“These findings strongly suggest that microRNAs play an important role in TNBC and might be used to better identify the most effective treatment for a patient’s tumor,” adds Huebner, a professor of Molecular Virology, Immunology and Medical Genetics at Ohio State who is also a member of the Molecular Biology and Cancer Genetics (MBCG) Program at the OSUCCC – James. “MicroRNAs can help us improve and personalize therapies for individual patients.”
In another study of TNBC supported by the Spielman Fund, Erin Macrae, MD, an assistant professor of Medical Oncology, is working to determine whether inhibiting the action of a pair of proteins will improve outcomes for patients with triple-negative disease.
“Our study at Ohio State will be the first phase II clinical trial to evaluate a novel therapeutic strategy for patients with metastatic TNBC,” says Macrae, who also is a member of the Experimental Therapeutics Program at the OSUCCC – James.
Ching-Shih Chen, PhD, a professor of Medicinal Chemistry and Pharmacognosy at Ohio State, and his team are developing several new drugs that target triple-negative breast cancer. Their goal is to stop the disease from spreading, eradicate cancer stem cells and enhance the effectiveness of current therapies.
“In collaboration with Dr. Shapiro, our research focuses on developing new therapeutic strategies to enhance the outcomes in these patients,” says Chen, a member of the Molecular Carcinogenesis and Chemoprevention Program at the OSUCCC – James.
Chen and colleagues are trying not only to find therapeutic agents that kill TNBC cells, but to reduce the metastatic capability and stem cell population of these cells. Chen’s team is working with different agents that can slow aggression and eliminate chemoresistance in these cells.
“With support from the Spielman Fund, we have developed drugs that target different molecular defects in cancer, which enhances current treatment, slows the progression and prevents the recurrence of the disease,” says Chen, noting that these drugs are in preclinical development.
Targeting Chemo Brain
Spielman Fund revenue also helped a team of Ohio State researchers generate preliminary data that led to an Idea Grant from Pelotonia, the annual grassroots bicycle tour that raises money for cancer research at the OSUCCC – James, to help them study a possible cause and treatment for chemotherapy-induced cognitive deficits.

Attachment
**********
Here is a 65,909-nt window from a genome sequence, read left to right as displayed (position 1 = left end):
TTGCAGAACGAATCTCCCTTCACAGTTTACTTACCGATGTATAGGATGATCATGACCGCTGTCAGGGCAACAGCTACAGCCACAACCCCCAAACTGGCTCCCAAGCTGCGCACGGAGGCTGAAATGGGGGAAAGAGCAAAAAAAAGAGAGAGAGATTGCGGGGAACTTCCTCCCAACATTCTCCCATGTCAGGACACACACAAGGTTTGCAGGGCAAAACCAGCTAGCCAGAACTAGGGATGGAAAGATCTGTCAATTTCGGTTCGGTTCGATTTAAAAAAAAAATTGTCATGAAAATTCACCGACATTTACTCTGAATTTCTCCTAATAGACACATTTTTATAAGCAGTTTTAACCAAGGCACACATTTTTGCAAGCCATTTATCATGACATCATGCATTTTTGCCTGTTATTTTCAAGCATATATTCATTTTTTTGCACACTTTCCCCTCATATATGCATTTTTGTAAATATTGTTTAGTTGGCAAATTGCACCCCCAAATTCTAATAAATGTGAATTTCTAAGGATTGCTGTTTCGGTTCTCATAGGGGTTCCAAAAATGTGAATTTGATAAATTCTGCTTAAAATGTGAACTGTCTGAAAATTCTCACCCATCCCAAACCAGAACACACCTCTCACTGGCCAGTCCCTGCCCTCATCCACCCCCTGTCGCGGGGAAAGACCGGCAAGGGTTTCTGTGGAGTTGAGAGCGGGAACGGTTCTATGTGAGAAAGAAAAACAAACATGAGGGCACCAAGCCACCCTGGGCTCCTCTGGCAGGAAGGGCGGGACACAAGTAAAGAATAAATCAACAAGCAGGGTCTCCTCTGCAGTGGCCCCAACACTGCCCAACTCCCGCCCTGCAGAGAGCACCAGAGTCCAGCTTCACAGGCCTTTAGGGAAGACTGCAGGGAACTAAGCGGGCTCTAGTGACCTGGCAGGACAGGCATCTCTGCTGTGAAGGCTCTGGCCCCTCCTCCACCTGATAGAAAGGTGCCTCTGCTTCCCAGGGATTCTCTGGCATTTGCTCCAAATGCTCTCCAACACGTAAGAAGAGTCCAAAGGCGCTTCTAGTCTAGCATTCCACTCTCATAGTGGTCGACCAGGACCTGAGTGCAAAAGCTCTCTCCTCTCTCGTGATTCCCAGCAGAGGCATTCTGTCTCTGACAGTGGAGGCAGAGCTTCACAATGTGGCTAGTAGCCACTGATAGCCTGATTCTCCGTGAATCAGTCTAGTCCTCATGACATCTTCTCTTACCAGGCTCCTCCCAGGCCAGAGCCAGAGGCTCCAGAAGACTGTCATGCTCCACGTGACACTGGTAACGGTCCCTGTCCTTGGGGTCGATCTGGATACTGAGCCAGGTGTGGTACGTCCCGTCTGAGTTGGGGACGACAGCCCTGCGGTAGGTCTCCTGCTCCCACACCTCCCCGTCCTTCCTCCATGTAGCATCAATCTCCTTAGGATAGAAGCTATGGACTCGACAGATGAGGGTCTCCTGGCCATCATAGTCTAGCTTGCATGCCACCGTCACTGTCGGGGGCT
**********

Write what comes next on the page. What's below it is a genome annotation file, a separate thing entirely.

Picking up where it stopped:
Nearly a third of breast cancer patients who receive chemotherapy report problems with memory, concentration, attention and understanding during and after treatment. Sometimes called “chemo brain,” these deficits can also be a problem for patients treated for other malignancies, including ovarian and prostate cancers. The cause is poorly understood, and there is no treatment.
But Maryam Lustberg, MD, assistant professor of Medical Oncology at Ohio State and a member of the Cancer Control Program at the OSUCCC – James, and Courtney DeVries, PhD, professor of Neuroscience and Psychology at Ohio State, have evidence linking these cognitive difficulties to the overactivity of a type of immune cell in the brain. They have also identified an anti-inflammatory drug called minocycline that might calm the overexcited cells and ease the symptoms.
“Our data from an animal model suggest that certain chemotherapy can overactivate brain cells called microglia, and that this contributes to localized inflammation and changes in brain cells,” Lustberg says, noting that microglia are involved in neurological disorders such as multiple sclerosis and other neuroinflammatory conditions. “But we believe we are the first to tie them to chemotherapy-induced cognitive deficits.”